The Milledgeville Life Enrichment Center: A History of Change

By Emily McClure

The Milledgeville Life Enrichment Center (LEC) began in the late 1960s as a small group of community members and their parents who wanted to create a safe place for Milledgeville residents with intellectual disabilities to socialize.

This group called itself the Baldwin Association of Retarded Citizens and began meeting in the basement of a local church. At that time, society thought the only alternative for people with intellectual disabilities was institutionalization. Over the years, the center’s name evolved to the Baldwin Association of People with Developmental Disabilities, the Baldwin Service Center, and finally, the Life Enrichment Center.

“As our philosophy has evolved and social change has taken place, the name has evolved,” said LEC Director Barbara Coleman. “As we’ve changed, we’ve changed the look of the center.”

When Barbara Coleman became director in 1989, the center was still a typical day program. Although the clients participated in activities like fitness classes, their lives were segregated from the rest of the Milledgeville community.

As society became more aware and social change occurred, the LEC sought to integrate its clients’ lives with the local community. In the late 1990s, Coleman began partnering with a university in Milledgeville, Georgia College (GC). The first creative expression partnership between GC and the LEC occurred with the university’s music therapy department.

Over time, the LEC has been able to partner with service learning classes from various GC programs, including physical therapy, education and mass communication. Today, the center’s partnership with GC physical therapy means that LEC clients frequent BodyPlex Fitness in Milledgeville, where they meet up with their very own GC student personal trainers.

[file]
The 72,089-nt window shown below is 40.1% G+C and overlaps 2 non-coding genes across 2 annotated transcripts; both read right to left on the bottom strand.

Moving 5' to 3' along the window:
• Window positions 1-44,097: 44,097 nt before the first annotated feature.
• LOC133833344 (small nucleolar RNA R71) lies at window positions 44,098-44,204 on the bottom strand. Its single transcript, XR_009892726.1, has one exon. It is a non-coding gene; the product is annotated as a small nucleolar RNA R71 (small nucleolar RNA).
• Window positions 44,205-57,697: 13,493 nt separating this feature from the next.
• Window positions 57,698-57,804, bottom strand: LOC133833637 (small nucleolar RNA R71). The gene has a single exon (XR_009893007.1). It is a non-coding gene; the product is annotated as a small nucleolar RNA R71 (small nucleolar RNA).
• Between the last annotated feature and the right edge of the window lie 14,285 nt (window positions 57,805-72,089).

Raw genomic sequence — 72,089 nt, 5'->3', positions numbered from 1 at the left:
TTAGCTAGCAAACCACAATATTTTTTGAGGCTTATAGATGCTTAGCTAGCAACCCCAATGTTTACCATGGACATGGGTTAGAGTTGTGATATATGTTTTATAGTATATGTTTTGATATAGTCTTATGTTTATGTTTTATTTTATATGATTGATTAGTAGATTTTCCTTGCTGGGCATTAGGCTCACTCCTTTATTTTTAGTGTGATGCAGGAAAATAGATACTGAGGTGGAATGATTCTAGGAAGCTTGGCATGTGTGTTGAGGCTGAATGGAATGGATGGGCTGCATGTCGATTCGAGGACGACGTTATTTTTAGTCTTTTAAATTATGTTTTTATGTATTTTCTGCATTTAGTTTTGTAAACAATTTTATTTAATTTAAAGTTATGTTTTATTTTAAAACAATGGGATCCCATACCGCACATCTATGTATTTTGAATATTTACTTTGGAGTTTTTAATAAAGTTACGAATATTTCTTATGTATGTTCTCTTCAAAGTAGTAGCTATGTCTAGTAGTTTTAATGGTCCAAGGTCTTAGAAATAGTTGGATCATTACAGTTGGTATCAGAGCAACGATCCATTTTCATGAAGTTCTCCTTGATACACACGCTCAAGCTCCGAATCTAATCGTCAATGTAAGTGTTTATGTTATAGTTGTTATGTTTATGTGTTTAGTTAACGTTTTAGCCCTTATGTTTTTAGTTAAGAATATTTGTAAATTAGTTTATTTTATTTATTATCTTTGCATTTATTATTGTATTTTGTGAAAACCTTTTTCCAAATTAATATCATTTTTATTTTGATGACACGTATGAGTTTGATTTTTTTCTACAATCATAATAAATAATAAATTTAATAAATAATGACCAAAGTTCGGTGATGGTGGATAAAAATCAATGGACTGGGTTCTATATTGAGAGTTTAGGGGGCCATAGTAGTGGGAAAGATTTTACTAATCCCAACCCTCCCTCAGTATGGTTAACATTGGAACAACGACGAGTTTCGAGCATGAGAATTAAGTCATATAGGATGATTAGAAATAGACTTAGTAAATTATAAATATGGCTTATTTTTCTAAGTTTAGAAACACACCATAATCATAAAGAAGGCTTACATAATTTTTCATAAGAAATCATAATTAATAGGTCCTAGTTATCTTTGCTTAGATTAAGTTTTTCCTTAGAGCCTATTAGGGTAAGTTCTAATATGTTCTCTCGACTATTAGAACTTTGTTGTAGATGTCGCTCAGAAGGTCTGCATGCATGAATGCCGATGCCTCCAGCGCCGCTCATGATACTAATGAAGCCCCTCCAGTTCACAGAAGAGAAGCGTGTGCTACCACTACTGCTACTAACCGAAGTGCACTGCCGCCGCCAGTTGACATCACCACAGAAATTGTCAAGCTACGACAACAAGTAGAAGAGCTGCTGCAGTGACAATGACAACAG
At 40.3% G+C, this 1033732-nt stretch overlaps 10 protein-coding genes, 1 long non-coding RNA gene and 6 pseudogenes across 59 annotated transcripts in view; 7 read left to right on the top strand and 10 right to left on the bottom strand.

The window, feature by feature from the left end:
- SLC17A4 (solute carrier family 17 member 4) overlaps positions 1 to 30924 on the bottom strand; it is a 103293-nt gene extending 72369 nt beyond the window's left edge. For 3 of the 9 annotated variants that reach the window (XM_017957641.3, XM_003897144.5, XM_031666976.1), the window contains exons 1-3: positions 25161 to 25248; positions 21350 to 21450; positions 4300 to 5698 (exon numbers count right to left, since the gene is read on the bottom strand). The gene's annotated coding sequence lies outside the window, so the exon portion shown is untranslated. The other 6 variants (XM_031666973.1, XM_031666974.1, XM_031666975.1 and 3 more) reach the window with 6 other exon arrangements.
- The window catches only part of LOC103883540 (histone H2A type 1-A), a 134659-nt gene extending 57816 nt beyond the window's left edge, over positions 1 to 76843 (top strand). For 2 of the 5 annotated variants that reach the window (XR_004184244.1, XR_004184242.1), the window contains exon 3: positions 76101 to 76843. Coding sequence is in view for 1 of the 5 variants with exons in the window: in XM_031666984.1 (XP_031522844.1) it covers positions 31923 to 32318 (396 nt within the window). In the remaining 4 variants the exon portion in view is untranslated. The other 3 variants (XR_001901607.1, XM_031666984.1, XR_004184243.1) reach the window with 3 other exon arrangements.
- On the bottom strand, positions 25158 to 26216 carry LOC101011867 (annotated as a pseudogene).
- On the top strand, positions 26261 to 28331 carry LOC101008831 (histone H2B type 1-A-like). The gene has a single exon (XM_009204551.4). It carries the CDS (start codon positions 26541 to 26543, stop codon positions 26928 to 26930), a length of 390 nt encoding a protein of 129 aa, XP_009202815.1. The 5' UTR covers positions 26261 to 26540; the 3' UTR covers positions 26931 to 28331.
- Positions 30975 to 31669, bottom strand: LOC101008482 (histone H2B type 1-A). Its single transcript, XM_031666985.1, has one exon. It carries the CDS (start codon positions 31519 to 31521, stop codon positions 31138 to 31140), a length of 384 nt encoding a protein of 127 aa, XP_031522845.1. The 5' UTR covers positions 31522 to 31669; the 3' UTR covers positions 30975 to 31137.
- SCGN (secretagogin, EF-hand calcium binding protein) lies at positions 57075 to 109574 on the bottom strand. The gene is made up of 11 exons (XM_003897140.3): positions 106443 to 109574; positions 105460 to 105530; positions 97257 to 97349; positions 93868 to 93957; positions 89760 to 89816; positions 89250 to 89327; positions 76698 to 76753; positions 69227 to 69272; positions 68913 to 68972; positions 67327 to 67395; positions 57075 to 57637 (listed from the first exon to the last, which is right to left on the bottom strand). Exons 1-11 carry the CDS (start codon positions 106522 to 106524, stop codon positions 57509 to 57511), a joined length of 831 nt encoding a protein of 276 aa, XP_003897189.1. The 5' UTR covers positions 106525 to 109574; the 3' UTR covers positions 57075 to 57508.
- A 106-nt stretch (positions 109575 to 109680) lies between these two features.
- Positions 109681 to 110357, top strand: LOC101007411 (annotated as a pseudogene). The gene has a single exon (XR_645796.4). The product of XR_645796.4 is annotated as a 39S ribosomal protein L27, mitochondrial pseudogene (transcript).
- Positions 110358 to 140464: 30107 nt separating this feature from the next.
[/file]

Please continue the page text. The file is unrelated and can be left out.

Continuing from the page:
Another important partnership between GC and the LEC began through the GC Give Center’s Best Buddies program. Through Best Buddies, the LEC continued fulfilling its mission of creating individualized experiences for its clients and broadening their experiences by participating in activities in the community.

LEC clients and their best buddies attend fall festivals, play bocce ball together at Special Olympics, go bowling, and attend events at GC.

“The program is very focused on friendship visits and building that relationship with individuals with developmental disabilities,” said Kendall Stiles, GC Give Center director. “Those folks are just are just looking to make friends, and just like you, they like to go to the movies, go out to eat, go swimming, and go to the basketball game.”

In 2016, the LEC wrote and received a federal grant to form the Creative Enrichment Center (CEC), an after-hours program at the LEC focusing on fostering creative expression through art projects, music programs and field trips, two Tuesdays and one weekend a month.

LEC client Amy Mathis’s mother, Carol Mathis, said the LEC provides Amy with more opportunities for socialization in the community than did the day support program Amy previously attended when she lived in north Atlanta.

“They have so much going on that it’s hard to keep up with everything they do,” Mathis said with a chuckle. “It has made her more social and made her horizons broaden.”

Coleman said that today, her main goal for the LEC is to show the surrounding community the abilities of people with disabilities.

“Don’t think that a person’s cognitive ability dictates their ability to feel, their ability to empathize, or their ability to reach out, their ability to embrace you,” Coleman said. “When I started looking at the world through their eyes, I started realizing that we’re all more alike than different.”